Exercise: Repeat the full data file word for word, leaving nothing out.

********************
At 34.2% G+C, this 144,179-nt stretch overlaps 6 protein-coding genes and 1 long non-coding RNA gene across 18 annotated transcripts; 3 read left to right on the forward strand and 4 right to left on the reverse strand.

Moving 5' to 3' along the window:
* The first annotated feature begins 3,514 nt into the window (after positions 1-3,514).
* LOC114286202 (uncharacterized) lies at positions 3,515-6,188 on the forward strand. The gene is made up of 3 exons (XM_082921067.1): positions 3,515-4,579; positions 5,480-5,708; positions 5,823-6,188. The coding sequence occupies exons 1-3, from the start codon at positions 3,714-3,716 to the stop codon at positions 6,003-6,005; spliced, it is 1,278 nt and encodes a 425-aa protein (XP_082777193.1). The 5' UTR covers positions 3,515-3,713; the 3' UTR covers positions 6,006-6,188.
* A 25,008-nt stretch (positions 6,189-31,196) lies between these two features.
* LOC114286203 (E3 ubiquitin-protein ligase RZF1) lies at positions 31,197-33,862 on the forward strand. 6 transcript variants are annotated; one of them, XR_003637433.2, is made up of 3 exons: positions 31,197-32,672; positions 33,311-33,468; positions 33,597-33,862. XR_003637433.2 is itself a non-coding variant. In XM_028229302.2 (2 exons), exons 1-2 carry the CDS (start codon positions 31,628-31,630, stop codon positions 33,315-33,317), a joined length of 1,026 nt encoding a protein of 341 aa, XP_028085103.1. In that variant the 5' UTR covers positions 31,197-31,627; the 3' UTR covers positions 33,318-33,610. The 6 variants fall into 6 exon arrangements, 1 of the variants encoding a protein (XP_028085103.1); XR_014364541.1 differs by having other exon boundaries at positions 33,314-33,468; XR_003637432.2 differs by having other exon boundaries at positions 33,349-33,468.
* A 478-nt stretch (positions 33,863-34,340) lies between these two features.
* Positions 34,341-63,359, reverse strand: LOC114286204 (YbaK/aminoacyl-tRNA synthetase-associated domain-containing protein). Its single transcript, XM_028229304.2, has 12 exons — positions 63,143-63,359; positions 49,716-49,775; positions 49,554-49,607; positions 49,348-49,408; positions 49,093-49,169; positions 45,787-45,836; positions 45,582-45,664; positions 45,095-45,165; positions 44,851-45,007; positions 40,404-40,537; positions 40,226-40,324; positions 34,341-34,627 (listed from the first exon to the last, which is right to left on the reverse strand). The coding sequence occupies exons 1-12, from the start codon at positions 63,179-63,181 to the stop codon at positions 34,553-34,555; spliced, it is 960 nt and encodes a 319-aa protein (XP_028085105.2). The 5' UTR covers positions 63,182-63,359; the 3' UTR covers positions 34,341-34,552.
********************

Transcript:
At 34.2% G+C, this 144,179-nt stretch overlaps 6 protein-coding genes and 1 long non-coding RNA gene across 18 annotated transcripts; 3 read left to right on the forward strand and 4 right to left on the reverse strand.

Moving 5' to 3' along the window:
* The first annotated feature begins 3,514 nt into the window (after positions 1-3,514).
* LOC114286202 (uncharacterized) lies at positions 3,515-6,188 on the forward strand. The gene is made up of 3 exons (XM_082921067.1): positions 3,515-4,579; positions 5,480-5,708; positions 5,823-6,188. The coding sequence occupies exons 1-3, from the start codon at positions 3,714-3,716 to the stop codon at positions 6,003-6,005; spliced, it is 1,278 nt and encodes a 425-aa protein (XP_082777193.1). The 5' UTR covers positions 3,515-3,713; the 3' UTR covers positions 6,006-6,188.
* A 25,008-nt stretch (positions 6,189-31,196) lies between these two features.
* LOC114286203 (E3 ubiquitin-protein ligase RZF1) lies at positions 31,197-33,862 on the forward strand. 6 transcript variants are annotated; one of them, XR_003637433.2, is made up of 3 exons: positions 31,197-32,672; positions 33,311-33,468; positions 33,597-33,862. XR_003637433.2 is itself a non-coding variant. In XM_028229302.2 (2 exons), exons 1-2 carry the CDS (start codon positions 31,628-31,630, stop codon positions 33,315-33,317), a joined length of 1,026 nt encoding a protein of 341 aa, XP_028085103.1. In that variant the 5' UTR covers positions 31,197-31,627; the 3' UTR covers positions 33,318-33,610. The 6 variants fall into 6 exon arrangements, 1 of the variants encoding a protein (XP_028085103.1); XR_014364541.1 differs by having other exon boundaries at positions 33,314-33,468; XR_003637432.2 differs by having other exon boundaries at positions 33,349-33,468.
* A 478-nt stretch (positions 33,863-34,340) lies between these two features.
* Positions 34,341-63,359, reverse strand: LOC114286204 (YbaK/aminoacyl-tRNA synthetase-associated domain-containing protein). Its single transcript, XM_028229304.2, has 12 exons — positions 63,143-63,359; positions 49,716-49,775; positions 49,554-49,607; positions 49,348-49,408; positions 49,093-49,169; positions 45,787-45,836; positions 45,582-45,664; positions 45,095-45,165; positions 44,851-45,007; positions 40,404-40,537; positions 40,226-40,324; positions 34,341-34,627 (listed from the first exon to the last, which is right to left on the reverse strand). The coding sequence occupies exons 1-12, from the start codon at positions 63,179-63,181 to the stop codon at positions 34,553-34,555; spliced, it is 960 nt and encodes a 319-aa protein (XP_028085105.2). The 5' UTR covers positions 63,182-63,359; the 3' UTR covers positions 34,341-34,552.